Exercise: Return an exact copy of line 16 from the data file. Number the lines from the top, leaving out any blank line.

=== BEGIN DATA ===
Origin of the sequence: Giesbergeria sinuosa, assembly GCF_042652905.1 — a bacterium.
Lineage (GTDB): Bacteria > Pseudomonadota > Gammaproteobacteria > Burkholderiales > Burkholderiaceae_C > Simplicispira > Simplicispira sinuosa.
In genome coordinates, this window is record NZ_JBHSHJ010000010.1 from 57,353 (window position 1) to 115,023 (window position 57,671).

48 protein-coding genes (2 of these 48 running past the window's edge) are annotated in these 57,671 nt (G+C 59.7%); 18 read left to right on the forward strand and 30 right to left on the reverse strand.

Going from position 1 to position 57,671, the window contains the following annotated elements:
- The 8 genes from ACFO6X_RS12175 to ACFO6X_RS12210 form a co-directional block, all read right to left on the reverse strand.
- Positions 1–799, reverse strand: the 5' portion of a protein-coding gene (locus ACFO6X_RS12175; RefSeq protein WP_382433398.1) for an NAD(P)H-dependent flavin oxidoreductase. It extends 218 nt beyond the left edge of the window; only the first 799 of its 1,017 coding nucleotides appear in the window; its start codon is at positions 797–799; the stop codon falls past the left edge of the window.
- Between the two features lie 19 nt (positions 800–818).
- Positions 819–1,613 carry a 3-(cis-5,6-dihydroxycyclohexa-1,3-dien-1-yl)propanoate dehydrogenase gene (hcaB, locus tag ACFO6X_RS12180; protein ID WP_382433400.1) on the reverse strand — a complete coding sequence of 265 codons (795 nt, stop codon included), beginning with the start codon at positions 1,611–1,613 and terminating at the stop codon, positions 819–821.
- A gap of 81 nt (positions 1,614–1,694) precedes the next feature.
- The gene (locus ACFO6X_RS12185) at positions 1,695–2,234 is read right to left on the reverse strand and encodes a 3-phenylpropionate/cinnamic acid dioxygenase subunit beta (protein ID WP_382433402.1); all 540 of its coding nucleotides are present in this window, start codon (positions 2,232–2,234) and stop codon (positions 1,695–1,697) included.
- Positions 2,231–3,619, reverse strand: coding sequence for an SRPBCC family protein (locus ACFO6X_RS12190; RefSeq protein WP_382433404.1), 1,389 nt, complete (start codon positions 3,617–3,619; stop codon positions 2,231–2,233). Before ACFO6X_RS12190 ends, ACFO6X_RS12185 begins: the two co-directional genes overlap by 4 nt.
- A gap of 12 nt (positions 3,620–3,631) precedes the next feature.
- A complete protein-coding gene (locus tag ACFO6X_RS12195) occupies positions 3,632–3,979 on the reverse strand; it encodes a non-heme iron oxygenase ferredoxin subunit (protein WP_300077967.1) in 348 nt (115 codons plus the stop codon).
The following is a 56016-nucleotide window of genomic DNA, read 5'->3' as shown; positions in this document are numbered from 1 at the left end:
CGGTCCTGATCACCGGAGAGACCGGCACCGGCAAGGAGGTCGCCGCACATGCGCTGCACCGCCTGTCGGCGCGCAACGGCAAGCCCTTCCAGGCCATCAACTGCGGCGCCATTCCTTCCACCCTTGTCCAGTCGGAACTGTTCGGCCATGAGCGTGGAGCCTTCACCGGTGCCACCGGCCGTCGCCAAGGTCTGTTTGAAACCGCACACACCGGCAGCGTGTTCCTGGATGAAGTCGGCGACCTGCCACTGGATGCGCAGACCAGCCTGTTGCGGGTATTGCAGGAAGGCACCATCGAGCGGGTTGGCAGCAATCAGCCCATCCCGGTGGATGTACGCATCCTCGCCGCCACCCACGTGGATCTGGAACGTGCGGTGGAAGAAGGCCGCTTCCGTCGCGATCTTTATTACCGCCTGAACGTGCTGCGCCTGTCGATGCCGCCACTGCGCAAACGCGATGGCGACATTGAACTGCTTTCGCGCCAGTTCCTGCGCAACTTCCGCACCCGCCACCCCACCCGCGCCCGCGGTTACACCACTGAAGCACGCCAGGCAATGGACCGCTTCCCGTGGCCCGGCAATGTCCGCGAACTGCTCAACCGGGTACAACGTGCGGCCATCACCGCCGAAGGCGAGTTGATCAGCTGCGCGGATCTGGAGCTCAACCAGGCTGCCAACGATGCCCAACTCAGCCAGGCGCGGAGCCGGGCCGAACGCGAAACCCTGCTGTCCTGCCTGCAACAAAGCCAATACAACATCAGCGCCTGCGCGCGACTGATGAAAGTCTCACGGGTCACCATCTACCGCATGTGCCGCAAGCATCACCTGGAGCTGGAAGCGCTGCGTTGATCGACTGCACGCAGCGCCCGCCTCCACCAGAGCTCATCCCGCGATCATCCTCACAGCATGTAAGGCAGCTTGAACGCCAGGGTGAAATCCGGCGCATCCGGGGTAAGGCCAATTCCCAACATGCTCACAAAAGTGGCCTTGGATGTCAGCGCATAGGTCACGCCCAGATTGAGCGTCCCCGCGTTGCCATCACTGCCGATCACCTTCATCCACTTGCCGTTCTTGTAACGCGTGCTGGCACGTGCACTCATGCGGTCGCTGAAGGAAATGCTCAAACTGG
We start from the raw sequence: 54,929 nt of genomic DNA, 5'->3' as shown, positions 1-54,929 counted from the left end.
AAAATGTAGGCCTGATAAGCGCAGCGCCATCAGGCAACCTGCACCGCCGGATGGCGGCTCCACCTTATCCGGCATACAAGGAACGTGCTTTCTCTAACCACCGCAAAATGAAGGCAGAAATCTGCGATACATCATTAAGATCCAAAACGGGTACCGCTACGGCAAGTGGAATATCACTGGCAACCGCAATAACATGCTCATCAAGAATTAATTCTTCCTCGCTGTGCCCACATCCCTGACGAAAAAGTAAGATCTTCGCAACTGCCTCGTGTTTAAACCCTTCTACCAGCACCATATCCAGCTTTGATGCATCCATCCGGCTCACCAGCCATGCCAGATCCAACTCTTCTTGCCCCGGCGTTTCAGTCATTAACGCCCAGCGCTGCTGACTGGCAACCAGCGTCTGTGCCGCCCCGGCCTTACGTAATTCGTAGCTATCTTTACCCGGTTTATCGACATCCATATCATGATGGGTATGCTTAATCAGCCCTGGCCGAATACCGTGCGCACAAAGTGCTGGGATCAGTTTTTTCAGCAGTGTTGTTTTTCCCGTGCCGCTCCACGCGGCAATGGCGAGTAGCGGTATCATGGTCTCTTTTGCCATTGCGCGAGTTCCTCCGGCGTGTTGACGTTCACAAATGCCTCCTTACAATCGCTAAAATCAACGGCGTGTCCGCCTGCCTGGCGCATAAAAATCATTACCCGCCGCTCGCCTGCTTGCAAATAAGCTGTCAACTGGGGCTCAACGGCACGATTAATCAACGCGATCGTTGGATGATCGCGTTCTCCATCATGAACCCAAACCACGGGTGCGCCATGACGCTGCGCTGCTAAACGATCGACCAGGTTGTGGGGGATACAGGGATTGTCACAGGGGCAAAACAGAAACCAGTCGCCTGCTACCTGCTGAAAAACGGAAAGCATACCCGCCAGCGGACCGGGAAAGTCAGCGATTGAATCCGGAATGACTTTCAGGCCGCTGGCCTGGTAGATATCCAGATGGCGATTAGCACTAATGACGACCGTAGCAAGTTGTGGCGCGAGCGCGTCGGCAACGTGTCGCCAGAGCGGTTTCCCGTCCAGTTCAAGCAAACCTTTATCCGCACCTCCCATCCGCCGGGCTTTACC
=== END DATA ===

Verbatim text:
CGGTCCTGATCACCGGAGAGACCGGCACCGGCAAGGAGGTCGCCGCACATGCGCTGCACCGCCTGTCGGCGCGCAACGGCAAGCCCTTCCAGGCCATCAACTGCGGCGCCATTCCTTCCACCCTTGTCCAGTCGGAACTGTTCGGCCATGAGCGTGGAGCCTTCACCGGTGCCACCGGCCGTCGCCAAGGTCTGTTTGAAACCGCACACACCGGCAGCGTGTTCCTGGATGAAGTCGGCGACCTGCCACTGGATGCGCAGACCAGCCTGTTGCGGGTATTGCAGGAAGGCACCATCGAGCGGGTTGGCAGCAATCAGCCCATCCCGGTGGATGTACGCATCCTCGCCGCCACCCACGTGGATCTGGAACGTGCGGTGGAAGAAGGCCGCTTCCGTCGCGATCTTTATTACCGCCTGAACGTGCTGCGCCTGTCGATGCCGCCACTGCGCAAACGCGATGGCGACATTGAACTGCTTTCGCGCCAGTTCCTGCGCAACTTCCGCACCCGCCACCCCACCCGCGCCCGCGGTTACACCACTGAAGCACGCCAGGCAATGGACCGCTTCCCGTGGCCCGGCAATGTCCGCGAACTGCTCAACCGGGTACAACGTGCGGCCATCACCGCCGAAGGCGAGTTGATCAGCTGCGCGGATCTGGAGCTCAACCAGGCTGCCAACGATGCCCAACTCAGCCAGGCGCGGAGCCGGGCCGAACGCGAAACCCTGCTGTCCTGCCTGCAACAAAGCCAATACAACATCAGCGCCTGCGCGCGACTGATGAAAGTCTCACGGGTCACCATCTACCGCATGTGCCGCAAGCATCACCTGGAGCTGGAAGCGCTGCGTTGATCGACTGCACGCAGCGCCCGCCTCCACCAGAGCTCATCCCGCGATCATCCTCACAGCATGTAAGGCAGCTTGAACGCCAGGGTGAAATCCGGCGCATCCGGGGTAAGGCCAATTCCCAACATGCTCACAAAAGTGGCCTTGGATGTCAGCGCATAGGTCACGCCCAGATTGAGCGTCCCCGCGTTGCCATCACTGCCGATCACCTTCATCCACTTGCCGTTCTTGTAACGCGTGCTGGCACGTGCACTCATGCGGTCGCTGAAGGAAATGCTCAAACTGG